The alternative is for us to go ahead and cut commitments that we’ve made on things like Medicare, or Social Security, or Medicaid, and for us to fundamentally change commitments that we’ve made to make sure that seniors don’t go into poverty, or that children who are disabled are properly cared for.  For us to change that contract we’ve made with the American people rather than look at options like closing loopholes for corporations that they don’t need, that points to a long-term trend in which we have fundamentally, I think, undermined what people expect out of this government — which is that parties sit down, they negotiate, they compromise, but they also reflect the will of the American people; that you don’t have one narrow faction that is able to simply dictate 100 percent of what they want all the time or otherwise threaten that we destroy the American economy.

Another way of putting it is we’ve got to break the habit of negotiating through crisis over and over again.  And now is as good of a time as any, at the start of my second term, because if we continue down this path, then there’s really no stopping the principle.  I mean, literally — even in divided government, even where we’ve got a Democratic President and a Democratic Senate, that a small group in the House of Representatives could simply say every two months, every three months, every six months, every year, we are going to more and more change the economy in ways that we prefer, despite strong objections of Americans all across the country, or otherwise we’re going to have America not pay its bills.  And that is no way for us to do business.

And by the way, I would make the same argument if it was a Republican President and a Republican Senate and you had a handful of Democrats who were suggesting that we are going to hijack the process and make sure that either we get our way 100 percent of the time, or otherwise we are going to default on America’s obligations.

Q    (Inaudible) — line in the sand negotiating, how is that (inaudible) to the economy?

THE PRESIDENT:  No, no, look, what I’ve said is that I’m happy to have a conversation about deficit reduction —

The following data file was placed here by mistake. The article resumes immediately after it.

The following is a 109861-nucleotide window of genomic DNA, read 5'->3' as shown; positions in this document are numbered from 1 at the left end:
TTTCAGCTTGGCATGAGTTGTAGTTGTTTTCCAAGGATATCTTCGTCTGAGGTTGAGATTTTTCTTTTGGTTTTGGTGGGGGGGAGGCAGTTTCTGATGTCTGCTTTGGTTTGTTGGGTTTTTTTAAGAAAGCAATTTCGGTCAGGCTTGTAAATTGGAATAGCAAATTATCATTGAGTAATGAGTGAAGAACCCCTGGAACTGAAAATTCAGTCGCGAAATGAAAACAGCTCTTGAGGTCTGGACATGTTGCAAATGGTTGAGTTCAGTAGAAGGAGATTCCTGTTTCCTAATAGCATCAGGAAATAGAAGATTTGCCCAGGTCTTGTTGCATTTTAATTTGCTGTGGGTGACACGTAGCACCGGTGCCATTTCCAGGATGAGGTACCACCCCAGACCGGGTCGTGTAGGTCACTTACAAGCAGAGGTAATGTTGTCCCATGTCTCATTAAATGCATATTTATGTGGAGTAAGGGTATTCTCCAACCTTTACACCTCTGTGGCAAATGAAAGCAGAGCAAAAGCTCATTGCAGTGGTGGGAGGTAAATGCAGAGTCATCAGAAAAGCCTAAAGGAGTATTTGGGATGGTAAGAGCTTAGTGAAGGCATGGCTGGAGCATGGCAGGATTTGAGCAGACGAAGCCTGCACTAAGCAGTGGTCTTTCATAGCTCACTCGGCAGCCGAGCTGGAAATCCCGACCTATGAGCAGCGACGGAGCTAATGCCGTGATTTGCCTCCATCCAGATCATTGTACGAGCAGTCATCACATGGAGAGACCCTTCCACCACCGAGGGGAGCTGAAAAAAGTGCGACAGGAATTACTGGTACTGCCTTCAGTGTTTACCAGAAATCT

Q    So you technically are willing to negotiate?

THE PRESIDENT:  No, Julianna, look, this is pretty straightforward.  Either Congress pays its bills or it doesn’t.  Now, if — and they want to keep this responsibility; if John Boehner and Mitch McConnell think that they can come up with a plan that somehow meets their criteria that they’ve set for why they will — when they will raise the debt ceiling, they’re free to go ahead and try.  But the proposals that they’ve put forward in order to accomplish that — only by cutting spending — means cuts to things like Medicare and education that the American people profoundly reject.

Now, if they think that they can get that through Congress, then they’re free to try.  But I think that a better way of doing this is go ahead and say, we’re going to pay our bills.  The question now is how do we actually get our deficit in a manageable, sustainable way?  And that’s a conversation I’m happy to have.

All right.  Matt Spetalnick.

Q    Thank you, sir.  You’ve spoken extensively about the debt ceiling debate, but some Republicans have further said that they’re willing to allow a government shutdown to take place rather than put off deep spending cuts.  Are you prepared to allow the government to grind to a halt if you disagree with the spending cut proposals they put forth?  And who do you think the American people would blame if that came to pass?

THE PRESIDENT:  Well, ultimately, Congress makes the decisions about whether or not we spend money and whether or not we keep this government open.  And if the Republicans in Congress have made a decision that they want to shut down the government in order to get their way then they have the votes at least in the House of Representatives, probably, to do that.